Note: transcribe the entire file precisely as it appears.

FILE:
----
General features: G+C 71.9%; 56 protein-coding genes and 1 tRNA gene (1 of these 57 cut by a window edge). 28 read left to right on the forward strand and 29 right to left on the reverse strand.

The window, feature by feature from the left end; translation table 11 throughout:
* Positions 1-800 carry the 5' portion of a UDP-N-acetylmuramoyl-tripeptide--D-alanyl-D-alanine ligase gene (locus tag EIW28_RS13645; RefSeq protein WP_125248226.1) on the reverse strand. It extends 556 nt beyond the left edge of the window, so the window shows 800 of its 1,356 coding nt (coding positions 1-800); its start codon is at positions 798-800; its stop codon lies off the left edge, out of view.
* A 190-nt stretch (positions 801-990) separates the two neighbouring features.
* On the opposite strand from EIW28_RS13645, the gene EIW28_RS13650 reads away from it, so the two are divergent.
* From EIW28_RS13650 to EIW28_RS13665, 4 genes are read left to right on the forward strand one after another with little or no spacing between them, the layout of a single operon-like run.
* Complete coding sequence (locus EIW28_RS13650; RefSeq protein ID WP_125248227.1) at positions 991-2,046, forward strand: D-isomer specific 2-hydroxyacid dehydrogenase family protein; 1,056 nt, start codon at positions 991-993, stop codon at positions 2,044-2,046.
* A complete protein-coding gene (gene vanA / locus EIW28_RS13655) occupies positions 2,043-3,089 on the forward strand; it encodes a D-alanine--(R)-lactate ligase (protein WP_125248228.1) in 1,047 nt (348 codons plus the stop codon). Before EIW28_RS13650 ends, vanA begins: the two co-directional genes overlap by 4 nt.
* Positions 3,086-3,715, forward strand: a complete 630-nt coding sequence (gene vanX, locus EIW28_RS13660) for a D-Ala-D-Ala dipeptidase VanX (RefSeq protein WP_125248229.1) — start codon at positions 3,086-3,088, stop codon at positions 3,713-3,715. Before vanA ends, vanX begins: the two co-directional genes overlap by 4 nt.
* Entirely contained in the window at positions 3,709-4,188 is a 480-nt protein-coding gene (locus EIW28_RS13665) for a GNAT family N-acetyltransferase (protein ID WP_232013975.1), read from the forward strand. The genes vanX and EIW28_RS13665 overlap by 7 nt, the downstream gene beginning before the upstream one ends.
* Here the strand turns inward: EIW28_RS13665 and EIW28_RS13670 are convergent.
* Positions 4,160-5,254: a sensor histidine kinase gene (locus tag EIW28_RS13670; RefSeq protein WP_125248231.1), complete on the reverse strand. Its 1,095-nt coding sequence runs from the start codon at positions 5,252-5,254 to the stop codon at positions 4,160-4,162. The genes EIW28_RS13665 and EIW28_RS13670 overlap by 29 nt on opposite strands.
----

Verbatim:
General features: G+C 71.9%; 56 protein-coding genes and 1 tRNA gene (1 of these 57 cut by a window edge). 28 read left to right on the forward strand and 29 right to left on the reverse strand.

The window, feature by feature from the left end; translation table 11 throughout:
* Positions 1-800 carry the 5' portion of a UDP-N-acetylmuramoyl-tripeptide--D-alanyl-D-alanine ligase gene (locus tag EIW28_RS13645; RefSeq protein WP_125248226.1) on the reverse strand. It extends 556 nt beyond the left edge of the window, so the window shows 800 of its 1,356 coding nt (coding positions 1-800); its start codon is at positions 798-800; its stop codon lies off the left edge, out of view.
* A 190-nt stretch (positions 801-990) separates the two neighbouring features.
* On the opposite strand from EIW28_RS13645, the gene EIW28_RS13650 reads away from it, so the two are divergent.
* From EIW28_RS13650 to EIW28_RS13665, 4 genes are read left to right on the forward strand one after another with little or no spacing between them, the layout of a single operon-like run.
* Complete coding sequence (locus EIW28_RS13650; RefSeq protein ID WP_125248227.1) at positions 991-2,046, forward strand: D-isomer specific 2-hydroxyacid dehydrogenase family protein; 1,056 nt, start codon at positions 991-993, stop codon at positions 2,044-2,046.
* A complete protein-coding gene (gene vanA / locus EIW28_RS13655) occupies positions 2,043-3,089 on the forward strand; it encodes a D-alanine--(R)-lactate ligase (protein WP_125248228.1) in 1,047 nt (348 codons plus the stop codon). Before EIW28_RS13650 ends, vanA begins: the two co-directional genes overlap by 4 nt.
* Positions 3,086-3,715, forward strand: a complete 630-nt coding sequence (gene vanX, locus EIW28_RS13660) for a D-Ala-D-Ala dipeptidase VanX (RefSeq protein WP_125248229.1) — start codon at positions 3,086-3,088, stop codon at positions 3,713-3,715. Before vanA ends, vanX begins: the two co-directional genes overlap by 4 nt.
* Entirely contained in the window at positions 3,709-4,188 is a 480-nt protein-coding gene (locus EIW28_RS13665) for a GNAT family N-acetyltransferase (protein ID WP_232013975.1), read from the forward strand. The genes vanX and EIW28_RS13665 overlap by 7 nt, the downstream gene beginning before the upstream one ends.
* Here the strand turns inward: EIW28_RS13665 and EIW28_RS13670 are convergent.
* Positions 4,160-5,254: a sensor histidine kinase gene (locus tag EIW28_RS13670; RefSeq protein WP_125248231.1), complete on the reverse strand. Its 1,095-nt coding sequence runs from the start codon at positions 5,252-5,254 to the stop codon at positions 4,160-4,162. The genes EIW28_RS13665 and EIW28_RS13670 overlap by 29 nt on opposite strands.